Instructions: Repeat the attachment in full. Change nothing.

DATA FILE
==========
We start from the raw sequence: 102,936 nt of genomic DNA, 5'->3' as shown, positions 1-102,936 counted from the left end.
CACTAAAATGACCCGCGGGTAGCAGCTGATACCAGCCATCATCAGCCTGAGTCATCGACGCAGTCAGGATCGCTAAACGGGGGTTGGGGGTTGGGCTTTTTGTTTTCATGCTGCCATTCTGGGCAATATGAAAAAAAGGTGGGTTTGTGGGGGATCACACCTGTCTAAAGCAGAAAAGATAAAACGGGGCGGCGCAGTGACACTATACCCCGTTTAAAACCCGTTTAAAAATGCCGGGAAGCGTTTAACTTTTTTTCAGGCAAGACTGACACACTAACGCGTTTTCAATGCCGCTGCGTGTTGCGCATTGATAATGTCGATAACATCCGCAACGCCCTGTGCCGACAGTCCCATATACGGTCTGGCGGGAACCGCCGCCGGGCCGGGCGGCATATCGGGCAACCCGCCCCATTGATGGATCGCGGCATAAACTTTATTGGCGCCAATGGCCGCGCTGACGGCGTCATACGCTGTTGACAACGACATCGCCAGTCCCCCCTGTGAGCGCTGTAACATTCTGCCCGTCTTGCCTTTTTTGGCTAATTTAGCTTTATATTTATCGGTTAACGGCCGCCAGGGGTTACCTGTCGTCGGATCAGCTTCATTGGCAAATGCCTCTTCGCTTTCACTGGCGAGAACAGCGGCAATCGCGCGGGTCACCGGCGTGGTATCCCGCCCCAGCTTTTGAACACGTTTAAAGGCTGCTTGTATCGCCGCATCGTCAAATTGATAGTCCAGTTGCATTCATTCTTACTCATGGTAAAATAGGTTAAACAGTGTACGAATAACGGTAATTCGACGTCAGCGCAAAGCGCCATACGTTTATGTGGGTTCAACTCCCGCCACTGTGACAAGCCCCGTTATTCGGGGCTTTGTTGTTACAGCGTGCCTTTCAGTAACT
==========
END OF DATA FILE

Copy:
We start from the raw sequence: 102,936 nt of genomic DNA, 5'->3' as shown, positions 1-102,936 counted from the left end.
CACTAAAATGACCCGCGGGTAGCAGCTGATACCAGCCATCATCAGCCTGAGTCATCGACGCAGTCAGGATCGCTAAACGGGGGTTGGGGGTTGGGCTTTTTGTTTTCATGCTGCCATTCTGGGCAATATGAAAAAAAGGTGGGTTTGTGGGGGATCACACCTGTCTAAAGCAGAAAAGATAAAACGGGGCGGCGCAGTGACACTATACCCCGTTTAAAACCCGTTTAAAAATGCCGGGAAGCGTTTAACTTTTTTTCAGGCAAGACTGACACACTAACGCGTTTTCAATGCCGCTGCGTGTTGCGCATTGATAATGTCGATAACATCCGCAACGCCCTGTGCCGACAGTCCCATATACGGTCTGGCGGGAACCGCCGCCGGGCCGGGCGGCATATCGGGCAACCCGCCCCATTGATGGATCGCGGCATAAACTTTATTGGCGCCAATGGCCGCGCTGACGGCGTCATACGCTGTTGACAACGACATCGCCAGTCCCCCCTGTGAGCGCTGTAACATTCTGCCCGTCTTGCCTTTTTTGGCTAATTTAGCTTTATATTTATCGGTTAACGGCCGCCAGGGGTTACCTGTCGTCGGATCAGCTTCATTGGCAAATGCCTCTTCGCTTTCACTGGCGAGAACAGCGGCAATCGCGCGGGTCACCGGCGTGGTATCCCGCCCCAGCTTTTGAACACGTTTAAAGGCTGCTTGTATCGCCGCATCGTCAAATTGATAGTCCAGTTGCATTCATTCTTACTCATGGTAAAATAGGTTAAACAGTGTACGAATAACGGTAATTCGACGTCAGCGCAAAGCGCCATACGTTTATGTGGGTTCAACTCCCGCCACTGTGACAAGCCCCGTTATTCGGGGCTTTGTTGTTACAGCGTGCCTTTCAGTAACT